Possible Side Effects of Sea moss
One of the most common side effects of sea moss is gastrointestinal issues like gas, bloating, nausea, and diarrhea. Although rare, it may also cause dizziness, fatigue, headaches, and thyroid inflammation. Sea moss is said to have mild laxative effects and is often taken by those who have issues with constipation. That said; if you find you are having gastrointestinal issues after taking sea moss, it may be best to reduce the amount you are taking or stop taking it for a while until the digestive balance is restored.
Because sea moss has been shown to lower blood pressure, it may cause dizziness and fatigue in those who already have low blood pressure. If you notice any of these side effects, discontinue taking sea moss and check your blood pressure regularly.
Sea moss is a natural diuretic. This means that it can help the body get rid of excess water. This can be a good thing, but it can also be a bad thing if you are prone to dehydration and do not drink enough water. Dehydration can cause headaches, fatigue, and dizziness. Make sure you drink plenty of fluids when taking sea moss to avoid dehydration.
Iodine can be a good thing for thyroid function if your body needs it, but it can be a bad thing if your body doesn’t need the extra iodine. Too much iodine can affect the thyroid negatively and result in thyroid inflammation, hypothyroidism, or autoimmune thyroiditis. These side effects can be avoided by taking sea moss mindfully (one to two tablespoons daily) and not overdoing it.
Some people are allergic to iodine. If you are allergic to iodine, it is best to avoid sea moss and other types of seaweeds. They may trigger an allergic reaction.
Read more on 14 Side Effects of Sea Moss to Watch Out for
Who Should Not take Sea moss?
Anyone who is already taking iodine supplements should avoid taking sea moss due to its high iodine content. In addition, those who have Hashimoto’s thyroiditis or any other hypothyroidism condition should avoid taking sea moss. Those who are allergic to iodine should also avoid taking sea moss.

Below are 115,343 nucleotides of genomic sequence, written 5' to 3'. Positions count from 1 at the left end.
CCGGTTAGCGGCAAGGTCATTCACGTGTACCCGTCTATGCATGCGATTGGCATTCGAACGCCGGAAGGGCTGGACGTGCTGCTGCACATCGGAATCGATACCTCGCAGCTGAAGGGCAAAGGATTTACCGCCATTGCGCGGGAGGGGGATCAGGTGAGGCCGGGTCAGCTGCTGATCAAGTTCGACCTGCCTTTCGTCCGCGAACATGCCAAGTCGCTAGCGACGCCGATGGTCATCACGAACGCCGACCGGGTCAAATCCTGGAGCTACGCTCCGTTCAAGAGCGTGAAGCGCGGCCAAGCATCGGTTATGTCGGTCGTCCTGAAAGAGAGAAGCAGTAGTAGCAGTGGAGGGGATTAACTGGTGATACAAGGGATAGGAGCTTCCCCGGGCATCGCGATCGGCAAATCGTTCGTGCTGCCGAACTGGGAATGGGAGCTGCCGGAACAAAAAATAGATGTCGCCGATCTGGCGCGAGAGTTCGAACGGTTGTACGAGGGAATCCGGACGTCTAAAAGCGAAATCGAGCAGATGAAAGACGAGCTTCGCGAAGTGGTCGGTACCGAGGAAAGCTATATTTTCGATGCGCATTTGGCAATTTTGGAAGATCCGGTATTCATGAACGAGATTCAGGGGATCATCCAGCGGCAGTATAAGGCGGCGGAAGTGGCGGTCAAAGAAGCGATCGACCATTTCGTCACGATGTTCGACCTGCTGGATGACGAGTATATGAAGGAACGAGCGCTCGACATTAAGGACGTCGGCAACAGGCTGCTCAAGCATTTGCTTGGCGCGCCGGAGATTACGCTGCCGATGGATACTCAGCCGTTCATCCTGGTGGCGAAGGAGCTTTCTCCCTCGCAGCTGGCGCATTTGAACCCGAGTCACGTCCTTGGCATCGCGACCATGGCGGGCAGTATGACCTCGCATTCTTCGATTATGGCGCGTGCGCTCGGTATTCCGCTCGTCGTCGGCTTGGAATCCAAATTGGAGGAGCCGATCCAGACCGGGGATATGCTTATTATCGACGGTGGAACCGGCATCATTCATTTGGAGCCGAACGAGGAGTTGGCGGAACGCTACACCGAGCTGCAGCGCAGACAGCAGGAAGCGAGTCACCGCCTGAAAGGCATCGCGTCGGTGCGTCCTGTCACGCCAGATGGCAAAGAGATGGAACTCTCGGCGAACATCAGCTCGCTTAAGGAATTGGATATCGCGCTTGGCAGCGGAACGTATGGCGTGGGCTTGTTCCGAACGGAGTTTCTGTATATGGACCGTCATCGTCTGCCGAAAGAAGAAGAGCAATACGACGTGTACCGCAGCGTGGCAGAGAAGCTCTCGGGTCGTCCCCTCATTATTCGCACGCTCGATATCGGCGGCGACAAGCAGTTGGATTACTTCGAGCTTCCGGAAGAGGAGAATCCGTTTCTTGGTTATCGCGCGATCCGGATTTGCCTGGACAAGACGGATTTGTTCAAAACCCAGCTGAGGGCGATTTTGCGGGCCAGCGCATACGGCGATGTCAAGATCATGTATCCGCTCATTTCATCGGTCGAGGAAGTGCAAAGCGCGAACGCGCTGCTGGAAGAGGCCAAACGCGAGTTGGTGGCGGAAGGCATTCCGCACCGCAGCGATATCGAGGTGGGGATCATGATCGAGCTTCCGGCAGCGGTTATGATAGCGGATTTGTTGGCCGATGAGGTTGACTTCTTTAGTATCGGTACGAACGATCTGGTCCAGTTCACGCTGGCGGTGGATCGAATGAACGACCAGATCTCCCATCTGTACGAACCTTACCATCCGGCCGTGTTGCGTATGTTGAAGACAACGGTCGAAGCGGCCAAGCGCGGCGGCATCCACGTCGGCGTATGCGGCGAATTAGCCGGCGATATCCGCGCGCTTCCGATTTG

While sea moss is often tolerated well by most people, those who are sensitive to mild laxatives should use caution if taking sea moss.
If you are on blood pressure medication for high blood pressure, use caution when taking sea moss, as it may lower blood pressure even more. Since sea moss may thin the blood, use caution if you are taking blood thinners or have a bleeding disorder.
There is no scientific evidence that sea moss may be harmful to the kidneys.
However, there is evidence that sea moss may act as a mild diuretic, so this may make the kidneys work harder to expel excess water from the body.
If you have a kidney disorder, you might avoid sea moss or any other diuretic supplements just to be on the safe side.
Sea moss can be harmful to those who do not need extra iodine in their diet, but it would likely need to be taken in large doses over a long period of time to see serious harm done.
If sea moss is taken mindfully and in moderation, it is unlikely to cause harm.
Sea moss is safe to eat in moderation with the recommended daily intake being one to two tablespoons. It can be added to nutrition shakes, smoothies, or other dishes to reap its therapeutic benefits.
However, if you happen to be allergic to iodine or have consistently low blood pressure, eating sea moss may not be safe. Each person is different, so pay attention to your body and any side effects after consuming sea moss.
Like many foods, sea moss may cause an allergic reaction, especially if you are allergic to iodine. If you have an iodine allergy, it is best to avoid sea moss, seafood, and other sea plants.
There is no scientific evidence that sea moss may cause acid reflux. In fact, many people take sea moss for its ability to help calm stomach acid and prevent acid reflux.
This is because sea moss is demulcent and has a thick, mucilage consistency that helps to coat the stomach and intestines. Additionally, sea moss is an alkaline plant, so there is no acidity associated with it.